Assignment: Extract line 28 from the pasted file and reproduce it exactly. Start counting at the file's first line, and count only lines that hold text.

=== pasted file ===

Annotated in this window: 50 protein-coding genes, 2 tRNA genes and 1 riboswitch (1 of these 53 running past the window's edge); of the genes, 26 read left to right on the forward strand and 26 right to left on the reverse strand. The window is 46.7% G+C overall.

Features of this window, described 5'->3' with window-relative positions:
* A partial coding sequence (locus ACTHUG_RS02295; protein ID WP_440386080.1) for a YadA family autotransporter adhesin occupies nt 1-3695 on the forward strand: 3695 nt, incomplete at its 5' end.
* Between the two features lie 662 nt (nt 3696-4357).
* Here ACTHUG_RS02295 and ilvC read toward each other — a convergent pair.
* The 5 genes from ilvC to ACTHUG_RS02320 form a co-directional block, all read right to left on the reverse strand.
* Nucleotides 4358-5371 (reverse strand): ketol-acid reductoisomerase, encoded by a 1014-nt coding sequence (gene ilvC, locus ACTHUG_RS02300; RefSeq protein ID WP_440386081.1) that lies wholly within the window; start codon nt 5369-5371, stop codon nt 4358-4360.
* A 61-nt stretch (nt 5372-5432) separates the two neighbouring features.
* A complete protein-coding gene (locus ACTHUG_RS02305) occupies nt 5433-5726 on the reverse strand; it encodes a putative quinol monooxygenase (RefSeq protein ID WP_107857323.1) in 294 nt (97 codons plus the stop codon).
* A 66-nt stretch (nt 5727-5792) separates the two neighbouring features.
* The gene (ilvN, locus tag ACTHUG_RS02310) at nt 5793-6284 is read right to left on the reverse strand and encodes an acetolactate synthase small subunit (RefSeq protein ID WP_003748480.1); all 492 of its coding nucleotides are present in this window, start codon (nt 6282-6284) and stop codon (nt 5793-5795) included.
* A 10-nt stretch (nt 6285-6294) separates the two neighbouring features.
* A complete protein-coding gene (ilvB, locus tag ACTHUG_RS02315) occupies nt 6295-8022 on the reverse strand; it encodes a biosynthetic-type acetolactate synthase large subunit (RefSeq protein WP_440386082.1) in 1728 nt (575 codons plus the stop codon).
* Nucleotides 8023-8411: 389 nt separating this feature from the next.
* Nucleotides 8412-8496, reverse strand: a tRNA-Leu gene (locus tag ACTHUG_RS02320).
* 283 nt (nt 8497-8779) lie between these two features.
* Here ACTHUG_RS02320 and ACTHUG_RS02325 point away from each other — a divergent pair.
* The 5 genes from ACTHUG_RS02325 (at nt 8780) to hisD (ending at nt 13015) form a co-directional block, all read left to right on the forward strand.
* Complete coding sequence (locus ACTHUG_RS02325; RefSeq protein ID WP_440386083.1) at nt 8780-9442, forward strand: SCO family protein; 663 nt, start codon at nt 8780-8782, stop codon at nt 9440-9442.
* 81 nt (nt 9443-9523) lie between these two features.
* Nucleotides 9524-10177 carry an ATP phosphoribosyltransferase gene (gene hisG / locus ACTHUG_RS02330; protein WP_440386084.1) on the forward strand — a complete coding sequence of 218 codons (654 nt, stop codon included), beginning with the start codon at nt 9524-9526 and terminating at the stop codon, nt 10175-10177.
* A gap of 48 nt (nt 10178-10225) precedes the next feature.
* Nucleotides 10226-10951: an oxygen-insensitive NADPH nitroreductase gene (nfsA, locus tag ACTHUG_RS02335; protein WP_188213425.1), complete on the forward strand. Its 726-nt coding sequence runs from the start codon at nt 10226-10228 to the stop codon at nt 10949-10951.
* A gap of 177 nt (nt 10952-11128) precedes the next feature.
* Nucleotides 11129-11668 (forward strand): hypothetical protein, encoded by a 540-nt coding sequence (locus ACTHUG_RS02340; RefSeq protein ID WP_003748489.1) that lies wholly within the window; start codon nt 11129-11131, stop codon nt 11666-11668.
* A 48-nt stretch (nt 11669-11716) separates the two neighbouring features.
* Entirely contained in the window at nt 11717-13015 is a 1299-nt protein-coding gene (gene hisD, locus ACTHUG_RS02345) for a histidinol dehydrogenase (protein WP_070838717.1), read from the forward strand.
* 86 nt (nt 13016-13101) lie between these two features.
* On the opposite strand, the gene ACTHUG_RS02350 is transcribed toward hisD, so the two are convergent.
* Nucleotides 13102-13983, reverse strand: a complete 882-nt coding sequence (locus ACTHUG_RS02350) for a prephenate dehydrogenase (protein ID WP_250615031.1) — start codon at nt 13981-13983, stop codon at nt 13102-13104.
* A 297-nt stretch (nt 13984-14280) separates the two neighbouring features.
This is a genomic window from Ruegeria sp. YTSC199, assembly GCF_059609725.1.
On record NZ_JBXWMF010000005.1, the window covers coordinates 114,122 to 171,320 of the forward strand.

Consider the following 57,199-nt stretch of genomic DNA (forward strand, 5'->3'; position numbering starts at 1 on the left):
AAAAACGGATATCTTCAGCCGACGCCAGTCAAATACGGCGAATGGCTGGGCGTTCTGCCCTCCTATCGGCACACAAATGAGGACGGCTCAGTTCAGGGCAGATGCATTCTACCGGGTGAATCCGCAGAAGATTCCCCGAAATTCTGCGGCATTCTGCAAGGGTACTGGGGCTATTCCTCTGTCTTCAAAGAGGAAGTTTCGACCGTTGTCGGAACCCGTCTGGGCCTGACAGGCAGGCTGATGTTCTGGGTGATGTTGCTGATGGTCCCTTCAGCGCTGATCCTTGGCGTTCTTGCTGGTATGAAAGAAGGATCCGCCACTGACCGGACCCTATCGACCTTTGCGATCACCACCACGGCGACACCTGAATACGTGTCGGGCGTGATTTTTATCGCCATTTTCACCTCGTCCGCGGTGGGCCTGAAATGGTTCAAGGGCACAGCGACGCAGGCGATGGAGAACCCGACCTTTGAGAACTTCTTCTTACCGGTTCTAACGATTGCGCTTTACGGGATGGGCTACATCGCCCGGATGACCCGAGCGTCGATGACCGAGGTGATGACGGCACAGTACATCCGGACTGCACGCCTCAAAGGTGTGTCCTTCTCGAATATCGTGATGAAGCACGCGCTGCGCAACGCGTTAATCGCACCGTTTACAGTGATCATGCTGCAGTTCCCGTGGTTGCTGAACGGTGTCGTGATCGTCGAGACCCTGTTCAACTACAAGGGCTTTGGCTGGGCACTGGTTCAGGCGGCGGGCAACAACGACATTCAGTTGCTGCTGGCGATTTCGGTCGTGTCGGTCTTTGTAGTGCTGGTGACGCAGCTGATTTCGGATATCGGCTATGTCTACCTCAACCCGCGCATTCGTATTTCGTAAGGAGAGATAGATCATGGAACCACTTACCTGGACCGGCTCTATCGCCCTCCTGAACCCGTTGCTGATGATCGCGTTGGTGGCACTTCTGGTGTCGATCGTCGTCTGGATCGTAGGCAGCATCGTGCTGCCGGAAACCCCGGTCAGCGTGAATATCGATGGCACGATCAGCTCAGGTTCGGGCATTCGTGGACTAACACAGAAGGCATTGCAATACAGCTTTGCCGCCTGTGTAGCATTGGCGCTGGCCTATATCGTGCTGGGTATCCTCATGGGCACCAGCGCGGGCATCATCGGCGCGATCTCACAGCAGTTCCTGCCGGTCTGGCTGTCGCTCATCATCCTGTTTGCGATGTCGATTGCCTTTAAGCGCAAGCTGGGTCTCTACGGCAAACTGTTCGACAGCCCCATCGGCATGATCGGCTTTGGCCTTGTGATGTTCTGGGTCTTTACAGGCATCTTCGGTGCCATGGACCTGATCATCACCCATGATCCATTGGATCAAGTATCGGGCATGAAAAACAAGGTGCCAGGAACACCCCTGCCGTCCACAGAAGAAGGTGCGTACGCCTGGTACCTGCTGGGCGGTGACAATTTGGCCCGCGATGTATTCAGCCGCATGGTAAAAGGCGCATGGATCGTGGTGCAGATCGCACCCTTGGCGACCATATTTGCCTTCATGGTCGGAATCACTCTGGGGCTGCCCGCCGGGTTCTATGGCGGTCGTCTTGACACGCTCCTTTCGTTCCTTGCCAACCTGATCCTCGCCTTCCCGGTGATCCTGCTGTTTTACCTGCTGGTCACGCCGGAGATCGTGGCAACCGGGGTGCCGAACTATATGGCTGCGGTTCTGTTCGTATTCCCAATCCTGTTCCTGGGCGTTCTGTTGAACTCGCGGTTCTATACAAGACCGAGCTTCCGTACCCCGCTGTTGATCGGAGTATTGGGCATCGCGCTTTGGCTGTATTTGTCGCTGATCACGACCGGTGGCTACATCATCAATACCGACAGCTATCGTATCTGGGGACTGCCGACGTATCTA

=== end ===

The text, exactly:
* 86 nt (nt 13016-13101) lie between these two features.